The Friday Five – Sun Safety
The most common form of cancer in the United States is skin cancer. While some people may be at a higher risk, anyone can get skin cancer, regardless of skin color. Overexposure to ultraviolet (UV) light from the sun or tanning beds is the most preventable cause of skin cancer. It is estimated that one in five Americans will be diagnosed with skin cancer in their lifetime.
CDC’s #SunSafeSelfie Campaign
The Center for Disease Control and Prevention (@CDCgov) suggests following these recommendations to protect yourself from harmful UV rays: staying in the shade, wearing protective clothing (including beach coverups, hats and sunglasses), and applying sunscreen (even on cloudy days.) Their annual campaign asks you to photograph yourself using sun protection, post it on social media and tag it with #SunSafeSelfie to raise awareness about the benefits of sun protection.
Healthy People 2020 Cancer Objectives
The Office of Disease Prevention and Health Promotion’s (@HHSPrevention) Healthy People 2020 has 20 cancer objectives, seven which discuss skin cancer. With a baseline of 2.7 melanoma cancer deaths per 100,000 population occurred in 2007; the target is 2.4 deaths per 100,000 population (10 percent improvement.)
Nurse Lauren’s Sun Safety Tips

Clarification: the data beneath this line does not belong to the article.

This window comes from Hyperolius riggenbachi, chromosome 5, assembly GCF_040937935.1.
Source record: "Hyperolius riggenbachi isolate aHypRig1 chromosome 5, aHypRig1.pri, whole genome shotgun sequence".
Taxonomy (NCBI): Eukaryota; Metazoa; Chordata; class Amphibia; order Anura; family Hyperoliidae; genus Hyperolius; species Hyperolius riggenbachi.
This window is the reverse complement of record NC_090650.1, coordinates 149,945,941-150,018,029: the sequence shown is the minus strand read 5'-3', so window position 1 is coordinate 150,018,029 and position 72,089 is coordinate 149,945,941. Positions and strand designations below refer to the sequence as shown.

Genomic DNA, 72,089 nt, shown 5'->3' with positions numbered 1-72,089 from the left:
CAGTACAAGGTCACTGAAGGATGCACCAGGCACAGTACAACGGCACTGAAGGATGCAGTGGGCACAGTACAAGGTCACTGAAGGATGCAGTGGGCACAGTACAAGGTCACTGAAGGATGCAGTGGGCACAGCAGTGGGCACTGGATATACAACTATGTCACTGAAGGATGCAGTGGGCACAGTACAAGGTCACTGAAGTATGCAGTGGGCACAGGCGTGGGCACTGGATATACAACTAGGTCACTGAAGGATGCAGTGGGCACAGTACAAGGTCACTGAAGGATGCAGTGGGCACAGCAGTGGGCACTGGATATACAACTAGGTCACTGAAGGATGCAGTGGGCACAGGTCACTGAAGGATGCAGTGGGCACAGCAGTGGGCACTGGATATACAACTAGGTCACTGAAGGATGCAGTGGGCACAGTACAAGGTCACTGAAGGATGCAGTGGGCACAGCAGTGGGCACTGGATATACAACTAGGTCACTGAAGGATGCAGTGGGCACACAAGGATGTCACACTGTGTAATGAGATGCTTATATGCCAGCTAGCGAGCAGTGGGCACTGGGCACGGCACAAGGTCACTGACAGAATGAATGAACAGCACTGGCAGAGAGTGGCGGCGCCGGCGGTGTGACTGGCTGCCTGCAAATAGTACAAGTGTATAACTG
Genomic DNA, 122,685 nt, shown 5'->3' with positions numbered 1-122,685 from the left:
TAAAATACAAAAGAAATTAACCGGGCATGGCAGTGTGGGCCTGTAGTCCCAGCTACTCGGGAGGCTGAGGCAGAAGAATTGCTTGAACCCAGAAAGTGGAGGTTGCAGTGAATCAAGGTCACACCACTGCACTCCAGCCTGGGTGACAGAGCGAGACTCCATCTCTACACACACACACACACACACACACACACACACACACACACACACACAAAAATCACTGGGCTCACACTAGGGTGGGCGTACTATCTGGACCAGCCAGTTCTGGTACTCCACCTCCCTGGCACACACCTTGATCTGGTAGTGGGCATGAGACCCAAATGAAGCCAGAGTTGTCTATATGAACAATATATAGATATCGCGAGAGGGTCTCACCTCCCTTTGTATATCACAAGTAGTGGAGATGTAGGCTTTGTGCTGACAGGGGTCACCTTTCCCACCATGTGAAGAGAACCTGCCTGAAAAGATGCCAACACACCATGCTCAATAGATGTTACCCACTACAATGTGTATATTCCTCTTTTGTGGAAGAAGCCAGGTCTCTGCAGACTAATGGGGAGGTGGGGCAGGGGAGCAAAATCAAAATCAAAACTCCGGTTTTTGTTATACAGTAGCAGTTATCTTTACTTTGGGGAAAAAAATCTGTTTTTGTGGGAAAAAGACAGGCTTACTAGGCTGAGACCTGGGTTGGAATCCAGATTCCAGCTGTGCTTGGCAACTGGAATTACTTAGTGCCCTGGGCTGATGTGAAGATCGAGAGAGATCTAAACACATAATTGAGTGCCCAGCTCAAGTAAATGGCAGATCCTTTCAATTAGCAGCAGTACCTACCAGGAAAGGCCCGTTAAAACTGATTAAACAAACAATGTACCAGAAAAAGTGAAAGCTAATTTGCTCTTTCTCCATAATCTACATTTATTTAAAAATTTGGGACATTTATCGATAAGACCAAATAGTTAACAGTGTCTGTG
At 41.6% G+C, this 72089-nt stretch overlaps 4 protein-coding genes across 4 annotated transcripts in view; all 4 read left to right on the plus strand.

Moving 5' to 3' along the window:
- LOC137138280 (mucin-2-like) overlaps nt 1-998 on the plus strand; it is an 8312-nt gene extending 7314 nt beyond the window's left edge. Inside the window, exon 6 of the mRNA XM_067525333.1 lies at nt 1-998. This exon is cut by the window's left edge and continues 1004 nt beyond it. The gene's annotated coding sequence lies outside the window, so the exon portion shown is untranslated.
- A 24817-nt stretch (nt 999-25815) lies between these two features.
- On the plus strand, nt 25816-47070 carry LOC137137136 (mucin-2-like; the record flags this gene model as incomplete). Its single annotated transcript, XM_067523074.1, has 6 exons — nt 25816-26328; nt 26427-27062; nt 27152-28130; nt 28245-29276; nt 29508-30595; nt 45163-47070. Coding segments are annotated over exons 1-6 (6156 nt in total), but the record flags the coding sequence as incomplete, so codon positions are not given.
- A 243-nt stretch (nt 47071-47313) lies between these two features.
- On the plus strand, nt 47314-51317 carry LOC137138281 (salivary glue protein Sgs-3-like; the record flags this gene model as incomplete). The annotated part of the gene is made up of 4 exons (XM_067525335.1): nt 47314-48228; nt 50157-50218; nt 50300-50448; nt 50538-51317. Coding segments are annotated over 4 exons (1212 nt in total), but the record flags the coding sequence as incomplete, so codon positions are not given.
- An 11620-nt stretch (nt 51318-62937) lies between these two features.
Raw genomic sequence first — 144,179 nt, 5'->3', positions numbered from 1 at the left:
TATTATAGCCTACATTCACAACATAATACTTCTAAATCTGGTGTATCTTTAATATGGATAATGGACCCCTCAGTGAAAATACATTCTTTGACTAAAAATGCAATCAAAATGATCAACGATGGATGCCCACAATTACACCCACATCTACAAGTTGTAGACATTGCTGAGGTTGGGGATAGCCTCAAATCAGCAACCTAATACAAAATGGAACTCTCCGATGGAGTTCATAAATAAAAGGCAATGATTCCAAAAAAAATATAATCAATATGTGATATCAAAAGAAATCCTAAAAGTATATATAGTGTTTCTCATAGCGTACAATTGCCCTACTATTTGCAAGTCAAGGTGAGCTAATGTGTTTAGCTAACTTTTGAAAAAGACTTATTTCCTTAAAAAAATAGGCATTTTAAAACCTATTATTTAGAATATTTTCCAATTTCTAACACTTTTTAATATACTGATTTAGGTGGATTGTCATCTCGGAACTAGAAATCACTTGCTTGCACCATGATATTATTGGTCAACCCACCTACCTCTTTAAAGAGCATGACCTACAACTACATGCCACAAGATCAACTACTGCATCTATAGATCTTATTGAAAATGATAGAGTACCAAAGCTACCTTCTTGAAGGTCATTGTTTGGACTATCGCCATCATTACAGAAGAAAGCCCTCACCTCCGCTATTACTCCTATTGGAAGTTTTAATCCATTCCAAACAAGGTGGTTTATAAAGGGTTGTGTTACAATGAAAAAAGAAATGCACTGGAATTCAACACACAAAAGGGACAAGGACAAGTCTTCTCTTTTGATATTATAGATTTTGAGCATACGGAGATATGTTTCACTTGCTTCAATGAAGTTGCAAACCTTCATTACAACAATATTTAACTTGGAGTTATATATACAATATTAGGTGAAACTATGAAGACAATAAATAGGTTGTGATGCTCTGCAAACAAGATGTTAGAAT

Healthcare NOW Radio’s Nurse Lauren reminds us that sunscreen should be applied at least 15 minutes before you even go outside and reapplied often especially after swimming or sweating. Cover up and stay in the shade when possible. Remember the sun tends to be the hottest between the hours of 10:00am and 4:00pm. Do you know what type of sunscreen you should be using? Check out her top tips for sun safety including what to look for on sunscreen labels.
The Mayo Clinic’s Tips on a Sunscreen Regime
A day in the sun should be stress-free and burn-free. Get expert tips on your #sunscreen regime.
— Mayo Clinic (@MayoClinic) June 26, 2019
July is UV Safety Awareness Month
The American Cancer Society (@AmericanCancer) reminds you that July is UV Safety Awareness Month, but you should Be Safe in the Sun all year. The Skin Cancer Foundation (@SkinCancerOrg) announces their campaign “The Big See” which highlights the characteristics of skin cancer you can see. #TheBigSee.
We’re excited to announce The Big See – a campaign that leverages the seriousness of cancer (the big C) while highlighting the unique characteristics of skin cancer, a cancer you can see. #TheBigSee https://t.co/R2mOQ5Szk7
— SkinCancerFoundation (@SkinCancerOrg) June 26, 2019
American Academy of Dermatology Discusses How to Treat a Sunburn
Did you follow all these tips – but still found you missed some spots? The American Academy of Dermatology (@AADSkin) is the largest, most influential and representative dermatology group in the United States. With a membership of more than 20,500, it represents virtually all practicing dermatologists in the United States, as well as a growing number of international dermatologists.
— AAD (@AADskin) June 3, 2019